An historic Essex attraction could be lost and left to ruin after the charity maintaining it folded, locals fear.
Coalhouse Fort was built in East Tilbury in the 1860s to help defend England from French invasion. Over the space of 70 years, the fort’s armament was revised and adapted to its defensive needs by the River Thames.
But after being used in both World Wars, it closed in 1956, following the abolition of the Coastal Defence.
Devastatingly, it fell into disrepair and became derelict before The Coalhouse Fort Project was created in the 1980s to maintain, restore and promote the historic fort.
But now, despite years of dedication and hard work, the charity announced at the beginning of this year that it would be disbanding.
Without the charity, there are currently no guided tours, open days or events that used to attract people from across the country.
Now, seven months on from that announcement, many of its ex-volunteers and fans fear that without the charity, Coalhouse Fort will return to a state of ruin and opportunities to educate and entertain thousands of visitors every year will be lost.
What did the charity say at the time?
In the charity’s statement announcing they were disbanding, they said: “The decision was not made lightly or without consideration for the fort, but rather we feel this marks the beginning of its next chapter.
“When the project began in the 1980s the fort was physically falling apart, having been derelict for most of the 30 years following the dissolution of Coastal Defence in 1956.
“But with energy, enthusiasm and hard work of countless volunteers across the years, thousands of members of the public have had the chance to explore the historical treasure.”
“It makes you fear for the future”
Coalhouse Fort has been recognised as an important historic site for some time and is on the Scheduled Ancient Monument list, as well as the Historic England At Risk Register.
But when the charity announced it would be disbanding, many feared that the Fort will be lost as an attraction.
One of the volunteers, Sue Yates, a local historian and volunteer, fears that without the charity maintaining the fort, it will revert back to the state of disrepair it once was.
When it was first built, Sue said it cost somewhere in the region of £130,000.
“The fort is very important, it’s one of three forts that make up the triangle on the river,” the 70-year-old explained.
“It’s essential that it is protected properly, the other two are on the Kentish side of the river and they all formed the triangle that blocks the river from the enemy invaders.
“If you saw the fort before the volunteers took over, it makes you fear for the future.
“It was so overgrown with weeds, you couldn’t see the openings where the guns were.
“Weeds were coming out of the top. It was absolutely derelict, the moat was full of rubbish.”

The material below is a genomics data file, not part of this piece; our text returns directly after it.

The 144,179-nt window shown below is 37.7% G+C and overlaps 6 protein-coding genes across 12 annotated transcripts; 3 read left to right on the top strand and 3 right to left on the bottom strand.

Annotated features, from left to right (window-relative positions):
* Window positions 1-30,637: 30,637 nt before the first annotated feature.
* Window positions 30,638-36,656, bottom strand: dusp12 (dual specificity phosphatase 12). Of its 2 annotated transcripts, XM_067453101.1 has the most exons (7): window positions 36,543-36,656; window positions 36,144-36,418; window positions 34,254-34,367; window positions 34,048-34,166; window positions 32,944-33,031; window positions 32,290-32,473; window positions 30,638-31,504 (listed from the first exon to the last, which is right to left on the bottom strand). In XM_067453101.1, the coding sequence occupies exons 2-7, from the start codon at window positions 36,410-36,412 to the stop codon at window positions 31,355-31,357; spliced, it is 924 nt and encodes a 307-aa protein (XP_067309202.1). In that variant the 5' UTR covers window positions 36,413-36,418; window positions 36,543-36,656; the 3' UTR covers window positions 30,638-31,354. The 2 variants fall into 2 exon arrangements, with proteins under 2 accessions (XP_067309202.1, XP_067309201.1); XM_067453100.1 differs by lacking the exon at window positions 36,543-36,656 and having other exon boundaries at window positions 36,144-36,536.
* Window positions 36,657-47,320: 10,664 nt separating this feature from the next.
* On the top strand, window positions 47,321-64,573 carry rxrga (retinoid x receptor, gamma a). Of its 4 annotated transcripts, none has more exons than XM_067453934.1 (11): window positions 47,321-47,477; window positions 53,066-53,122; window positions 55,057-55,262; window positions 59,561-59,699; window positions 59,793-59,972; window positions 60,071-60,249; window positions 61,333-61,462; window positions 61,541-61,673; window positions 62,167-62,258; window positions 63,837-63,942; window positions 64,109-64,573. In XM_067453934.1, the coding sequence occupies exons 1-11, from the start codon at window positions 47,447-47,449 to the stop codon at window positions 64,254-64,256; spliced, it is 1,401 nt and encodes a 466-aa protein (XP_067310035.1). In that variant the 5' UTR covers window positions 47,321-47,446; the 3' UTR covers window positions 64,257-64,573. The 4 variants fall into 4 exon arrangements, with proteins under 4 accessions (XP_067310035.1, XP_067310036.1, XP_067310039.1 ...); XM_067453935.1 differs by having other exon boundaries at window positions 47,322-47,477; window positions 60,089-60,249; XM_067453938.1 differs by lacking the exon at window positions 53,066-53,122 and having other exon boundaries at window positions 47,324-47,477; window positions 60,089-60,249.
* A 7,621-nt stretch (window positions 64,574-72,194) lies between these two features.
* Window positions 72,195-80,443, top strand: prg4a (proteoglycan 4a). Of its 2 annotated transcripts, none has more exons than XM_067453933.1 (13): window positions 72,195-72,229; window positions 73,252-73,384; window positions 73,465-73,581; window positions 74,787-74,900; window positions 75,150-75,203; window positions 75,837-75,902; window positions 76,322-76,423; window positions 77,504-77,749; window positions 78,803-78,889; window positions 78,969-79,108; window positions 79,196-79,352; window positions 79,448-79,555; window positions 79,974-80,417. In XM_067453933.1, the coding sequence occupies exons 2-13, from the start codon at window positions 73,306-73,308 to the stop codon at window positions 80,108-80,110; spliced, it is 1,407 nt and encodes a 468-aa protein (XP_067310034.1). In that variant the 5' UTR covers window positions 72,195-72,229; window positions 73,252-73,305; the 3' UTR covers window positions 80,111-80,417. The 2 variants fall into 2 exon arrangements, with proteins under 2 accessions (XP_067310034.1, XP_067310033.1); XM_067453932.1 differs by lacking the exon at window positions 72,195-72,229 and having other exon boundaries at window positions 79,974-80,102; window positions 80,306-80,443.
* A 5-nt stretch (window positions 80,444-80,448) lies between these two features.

“It would be tragic if we lost it”
When the volunteers took over in the 1980s, they set to work on repairing and saving the historic fort.
But after the charity’s disbandment, Sue is concerned that the council will not give the fort the attention and promotion it deserves.
“There were various volunteers over the years who have come and gone and they all worked so hard down,” she said.
“If it hadn’t been for the volunteers, it wouldn’t be there today. No one is sure what the council will do about it.
“It seems crazy that they have got the money to build a coffee shop and toilet block for visitors but no volunteers.
“It would be tragic if we lost it. It has educated thousands of visitors – especially when they had days like the car shows and the military vehicles.
“People came from all around the country to see that, when I used to work on the door gate, there was one chap who had come all the way from Scotland.
“It’s an incredible piece of history and we are lucky to have it in Thurrock.”
Sue strongly believes that Coalhouse Fort could be an ideal tourist attraction as well as educational facility.
“Tourism is one of the biggest money makers there is,” she said.
“We have Coalhouse Fort, Tilbury Fort and Bata Factory and nobody cares. There are ships coming in all the time but the people think there is nothing to do here.”
Over the years, Sue recalls taking part in many exciting events for families and groups, including dressing up in armour and a tunic for enactments, as well as a VE day celebration a few years ago or some of the military memorabilia days.
With such a stunning view on offer across the Thames, green space, café and the fort, Sue said it would be “criminal” not to make use of it and celebrate its history.
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“We pretty much moved here because of the fort”
Samantha Braby lives just a few doors up from the fort in East Tilbury.
The 50-year-old has been visiting Coalhouse Fort for nearly 30 years. She’s taken her children and grandchildren there and is even hoping one day to have a bench there when she passes away.
It is incredibly close to her heart as well as her husband Peter, who also volunteered for the project for a few years.